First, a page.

- Model the debt using any assumptions about debt increase / repayments. Based on the debt balances, you can model the interest expense on the P&L using the interest rate assumptions. (You now have EBT in the P&L - you can then model the tax and you are down to net earnings - P&L model complete!) Model all other balance sheet items but leave the cash balance blank.
- Go to cash flow. You should be able to build the cash flow from every balance sheet and P&L items now. You end up with a cash figure for each year which you can use to link back to your balance sheet cash balance.
- Always make sure that the balance sheet balances: Total Assets minus Total Liabilities = Total Equity.
- From there on, you have all the necessary items to build your DCF, which is very simple.
- If you have to estimate the WACC (unlikely but may be required if all assumptions are given), do it on the separate tab and link this to your DCF assumptions.
- To make it perfect, add sensitivity tables in your DCF, showing different Enterprise Values for different WACCs, exit multiples, or perpetual growth values. You can also build some add-on functions allowing for interest earned on cash, automatic overdrafts when cash balance is negative, etc., but this is not critical - focus on the main assumptions first!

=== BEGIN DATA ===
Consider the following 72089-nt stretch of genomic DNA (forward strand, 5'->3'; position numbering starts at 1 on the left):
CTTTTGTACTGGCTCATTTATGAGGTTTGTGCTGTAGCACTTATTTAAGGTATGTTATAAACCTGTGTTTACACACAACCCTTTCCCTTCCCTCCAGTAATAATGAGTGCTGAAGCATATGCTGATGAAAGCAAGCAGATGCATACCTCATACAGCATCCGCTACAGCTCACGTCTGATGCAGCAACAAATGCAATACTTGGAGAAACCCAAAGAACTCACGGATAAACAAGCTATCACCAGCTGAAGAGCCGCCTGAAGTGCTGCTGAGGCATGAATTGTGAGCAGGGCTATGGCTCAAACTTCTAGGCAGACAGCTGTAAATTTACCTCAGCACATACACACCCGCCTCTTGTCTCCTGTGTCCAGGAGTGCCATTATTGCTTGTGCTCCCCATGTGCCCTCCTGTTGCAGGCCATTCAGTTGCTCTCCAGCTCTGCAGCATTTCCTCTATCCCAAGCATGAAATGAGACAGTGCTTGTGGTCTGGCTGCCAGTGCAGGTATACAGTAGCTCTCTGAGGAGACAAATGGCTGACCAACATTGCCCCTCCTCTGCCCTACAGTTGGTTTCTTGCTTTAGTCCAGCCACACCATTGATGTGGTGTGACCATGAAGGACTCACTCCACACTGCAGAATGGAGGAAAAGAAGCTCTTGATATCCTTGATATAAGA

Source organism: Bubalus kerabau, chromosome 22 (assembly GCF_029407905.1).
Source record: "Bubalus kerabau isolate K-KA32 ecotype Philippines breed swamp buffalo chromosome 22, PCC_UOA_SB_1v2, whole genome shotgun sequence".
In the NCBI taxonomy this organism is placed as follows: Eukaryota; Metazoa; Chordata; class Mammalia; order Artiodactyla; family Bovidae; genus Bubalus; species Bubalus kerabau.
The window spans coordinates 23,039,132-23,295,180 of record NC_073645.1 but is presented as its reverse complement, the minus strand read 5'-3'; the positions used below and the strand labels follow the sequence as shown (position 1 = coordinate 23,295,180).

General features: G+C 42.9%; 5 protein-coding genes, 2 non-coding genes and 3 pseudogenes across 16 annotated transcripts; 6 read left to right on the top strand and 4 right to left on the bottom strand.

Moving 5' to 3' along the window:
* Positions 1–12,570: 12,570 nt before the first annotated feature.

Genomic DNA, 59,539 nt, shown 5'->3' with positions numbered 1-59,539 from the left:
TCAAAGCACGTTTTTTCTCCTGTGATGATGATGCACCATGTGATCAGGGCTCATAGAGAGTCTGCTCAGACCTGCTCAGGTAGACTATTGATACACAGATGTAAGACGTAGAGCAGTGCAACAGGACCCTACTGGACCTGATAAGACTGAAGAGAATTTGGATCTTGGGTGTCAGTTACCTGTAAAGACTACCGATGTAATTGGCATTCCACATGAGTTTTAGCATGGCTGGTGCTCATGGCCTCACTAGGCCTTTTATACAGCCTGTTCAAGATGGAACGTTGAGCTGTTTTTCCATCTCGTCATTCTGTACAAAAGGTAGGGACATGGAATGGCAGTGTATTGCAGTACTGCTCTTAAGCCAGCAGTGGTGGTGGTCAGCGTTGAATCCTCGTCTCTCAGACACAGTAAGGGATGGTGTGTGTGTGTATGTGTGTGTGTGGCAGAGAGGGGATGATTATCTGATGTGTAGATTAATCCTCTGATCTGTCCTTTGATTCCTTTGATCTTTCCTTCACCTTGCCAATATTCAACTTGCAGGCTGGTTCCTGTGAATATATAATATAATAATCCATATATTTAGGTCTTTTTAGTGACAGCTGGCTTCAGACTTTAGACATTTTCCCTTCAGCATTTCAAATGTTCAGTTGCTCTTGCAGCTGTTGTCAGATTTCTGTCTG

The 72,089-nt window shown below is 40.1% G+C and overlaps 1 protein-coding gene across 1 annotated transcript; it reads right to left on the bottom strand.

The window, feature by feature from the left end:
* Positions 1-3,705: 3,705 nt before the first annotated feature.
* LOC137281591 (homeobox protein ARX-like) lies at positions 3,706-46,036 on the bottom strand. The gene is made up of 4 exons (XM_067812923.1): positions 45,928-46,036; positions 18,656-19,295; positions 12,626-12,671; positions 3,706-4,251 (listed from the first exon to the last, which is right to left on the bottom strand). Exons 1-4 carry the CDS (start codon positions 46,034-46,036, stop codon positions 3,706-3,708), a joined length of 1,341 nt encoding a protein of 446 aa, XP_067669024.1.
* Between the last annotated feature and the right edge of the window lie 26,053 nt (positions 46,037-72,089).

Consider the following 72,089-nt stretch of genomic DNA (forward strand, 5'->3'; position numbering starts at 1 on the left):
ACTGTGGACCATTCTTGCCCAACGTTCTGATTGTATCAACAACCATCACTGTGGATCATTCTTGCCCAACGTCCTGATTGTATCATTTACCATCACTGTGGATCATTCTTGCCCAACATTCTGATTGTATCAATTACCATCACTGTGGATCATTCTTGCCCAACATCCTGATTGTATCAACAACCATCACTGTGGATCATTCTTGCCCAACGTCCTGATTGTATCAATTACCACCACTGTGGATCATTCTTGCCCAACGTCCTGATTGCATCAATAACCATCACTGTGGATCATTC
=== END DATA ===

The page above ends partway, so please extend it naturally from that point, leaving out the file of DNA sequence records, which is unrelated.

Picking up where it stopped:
Do you have any investment banking modelling test example?
A standard DCF modelling test that you would get for an analyst-level investment banking modelling test interview.
You can also download the DCF modelling test. You would have four hours to complete this test.
The answer to the DCF modelling test is also available.
List of Competency Interview Questions
Investment Banking interviews typically start with a battery of questions about yourself. All those questions you will get in the investment banking interview have a single purpose and are trying to assess Adaptability, Analysis and Problem Solving, Commercial Awareness, Communication, Decision-Making and Judgment, Influencing and Persuasiveness, Leadership, Motivation, Relationship-Building and finally Teamwork.
1) Why did you choose to study economics/chemistry/history, etc.?
2) If you are from overseas, prepare to answer why you chose London?
(Mention all the positives about London and how it is a financial center, multicultural, etc.)
3) What are your strengths and weaknesses?
Good strengths include being a hard worker, analytical, curious, being a good communicator, a good team player, resistant to stress, don't give up easily. "Good" weaknesses can be being impatient, taking a lot of time to make decisions, because you always need a lot of information, being inexperienced in finance (of course, that could describe all of the students), being a bad loser. Characteristics not to mention: your intelligence, introversion, shyness, or individualism.